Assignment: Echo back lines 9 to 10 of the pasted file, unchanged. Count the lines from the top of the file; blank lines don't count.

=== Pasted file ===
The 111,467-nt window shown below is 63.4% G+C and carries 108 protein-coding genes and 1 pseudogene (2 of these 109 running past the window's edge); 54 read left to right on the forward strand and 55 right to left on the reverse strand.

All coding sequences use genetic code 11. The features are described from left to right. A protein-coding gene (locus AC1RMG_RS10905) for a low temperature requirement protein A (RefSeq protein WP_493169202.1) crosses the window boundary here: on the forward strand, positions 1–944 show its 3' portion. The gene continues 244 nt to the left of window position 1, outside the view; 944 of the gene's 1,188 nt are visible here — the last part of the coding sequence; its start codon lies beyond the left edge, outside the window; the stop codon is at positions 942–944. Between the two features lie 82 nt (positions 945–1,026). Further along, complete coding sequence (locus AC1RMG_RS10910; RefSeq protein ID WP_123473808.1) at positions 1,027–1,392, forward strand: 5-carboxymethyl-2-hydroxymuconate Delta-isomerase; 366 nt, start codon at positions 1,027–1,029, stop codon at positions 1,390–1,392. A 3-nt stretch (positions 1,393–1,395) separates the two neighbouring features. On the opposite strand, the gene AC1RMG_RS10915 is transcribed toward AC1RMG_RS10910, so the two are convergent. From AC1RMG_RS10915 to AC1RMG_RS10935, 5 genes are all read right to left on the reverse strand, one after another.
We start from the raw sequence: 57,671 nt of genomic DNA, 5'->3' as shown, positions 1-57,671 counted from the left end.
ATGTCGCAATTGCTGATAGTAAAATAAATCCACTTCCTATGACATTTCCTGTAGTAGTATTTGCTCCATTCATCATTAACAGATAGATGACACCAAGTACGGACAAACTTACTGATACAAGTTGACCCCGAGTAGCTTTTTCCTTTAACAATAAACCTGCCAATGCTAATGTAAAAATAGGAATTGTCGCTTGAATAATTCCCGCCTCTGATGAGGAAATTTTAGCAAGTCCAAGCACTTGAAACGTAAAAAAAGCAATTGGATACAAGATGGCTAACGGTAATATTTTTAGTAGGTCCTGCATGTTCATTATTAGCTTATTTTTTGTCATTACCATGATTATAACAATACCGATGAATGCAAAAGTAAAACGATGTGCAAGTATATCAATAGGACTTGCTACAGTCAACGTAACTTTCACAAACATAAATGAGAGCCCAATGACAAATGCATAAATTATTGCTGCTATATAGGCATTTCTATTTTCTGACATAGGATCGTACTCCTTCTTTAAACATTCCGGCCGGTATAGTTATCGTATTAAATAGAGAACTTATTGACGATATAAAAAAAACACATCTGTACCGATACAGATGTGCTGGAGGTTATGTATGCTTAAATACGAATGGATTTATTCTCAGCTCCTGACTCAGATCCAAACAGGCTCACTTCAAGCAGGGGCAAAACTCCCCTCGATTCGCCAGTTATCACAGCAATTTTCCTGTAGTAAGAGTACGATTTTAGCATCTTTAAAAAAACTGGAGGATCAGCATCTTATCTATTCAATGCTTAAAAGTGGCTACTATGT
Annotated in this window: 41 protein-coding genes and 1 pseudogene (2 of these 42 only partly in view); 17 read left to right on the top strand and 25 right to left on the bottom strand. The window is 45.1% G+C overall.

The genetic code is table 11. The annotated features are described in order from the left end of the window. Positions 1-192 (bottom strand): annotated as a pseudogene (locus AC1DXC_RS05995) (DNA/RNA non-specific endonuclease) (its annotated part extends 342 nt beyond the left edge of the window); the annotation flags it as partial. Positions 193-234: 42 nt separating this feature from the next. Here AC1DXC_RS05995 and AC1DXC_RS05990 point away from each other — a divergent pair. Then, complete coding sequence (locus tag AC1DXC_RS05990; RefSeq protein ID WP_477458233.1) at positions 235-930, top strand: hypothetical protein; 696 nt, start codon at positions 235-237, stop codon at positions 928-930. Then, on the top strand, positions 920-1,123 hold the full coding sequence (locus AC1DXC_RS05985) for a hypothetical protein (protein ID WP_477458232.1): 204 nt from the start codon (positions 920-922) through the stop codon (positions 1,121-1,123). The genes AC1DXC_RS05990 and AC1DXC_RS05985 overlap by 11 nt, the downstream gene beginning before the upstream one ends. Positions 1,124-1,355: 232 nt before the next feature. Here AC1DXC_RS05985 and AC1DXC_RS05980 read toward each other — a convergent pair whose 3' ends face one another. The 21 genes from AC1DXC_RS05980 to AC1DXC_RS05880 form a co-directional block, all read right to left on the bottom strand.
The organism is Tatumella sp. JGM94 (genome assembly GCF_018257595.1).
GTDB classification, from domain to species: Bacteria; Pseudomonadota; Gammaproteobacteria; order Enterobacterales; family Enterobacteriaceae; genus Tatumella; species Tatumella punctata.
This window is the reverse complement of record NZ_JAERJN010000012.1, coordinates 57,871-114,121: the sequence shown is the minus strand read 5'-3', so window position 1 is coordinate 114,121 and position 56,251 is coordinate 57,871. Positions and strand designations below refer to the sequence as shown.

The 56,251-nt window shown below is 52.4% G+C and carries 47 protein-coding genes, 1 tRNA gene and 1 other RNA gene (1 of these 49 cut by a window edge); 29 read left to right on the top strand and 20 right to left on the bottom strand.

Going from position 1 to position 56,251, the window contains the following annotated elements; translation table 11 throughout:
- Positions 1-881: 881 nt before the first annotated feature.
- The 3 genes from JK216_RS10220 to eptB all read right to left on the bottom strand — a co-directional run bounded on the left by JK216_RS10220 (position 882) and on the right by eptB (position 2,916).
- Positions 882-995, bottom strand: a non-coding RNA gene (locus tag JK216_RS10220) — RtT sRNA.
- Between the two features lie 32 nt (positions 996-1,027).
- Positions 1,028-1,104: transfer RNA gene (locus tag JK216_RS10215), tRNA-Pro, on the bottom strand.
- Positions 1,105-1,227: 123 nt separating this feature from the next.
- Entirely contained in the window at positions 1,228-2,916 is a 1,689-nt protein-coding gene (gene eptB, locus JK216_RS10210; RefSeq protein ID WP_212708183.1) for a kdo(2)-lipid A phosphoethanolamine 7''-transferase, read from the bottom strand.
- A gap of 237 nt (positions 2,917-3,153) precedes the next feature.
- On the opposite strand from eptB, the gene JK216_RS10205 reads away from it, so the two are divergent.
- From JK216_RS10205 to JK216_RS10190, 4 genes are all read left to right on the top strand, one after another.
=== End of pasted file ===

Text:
This window is the reverse complement of record NZ_JAERJN010000012.1, coordinates 57,871-114,121: the sequence shown is the minus strand read 5'-3', so window position 1 is coordinate 114,121 and position 56,251 is coordinate 57,871. Positions and strand designations below refer to the sequence as shown.

The 56,251-nt window shown below is 52.4% G+C and carries 47 protein-coding genes, 1 tRNA gene and 1 other RNA gene (1 of these 49 cut by a window edge); 29 read left to right on the top strand and 20 right to left on the bottom strand.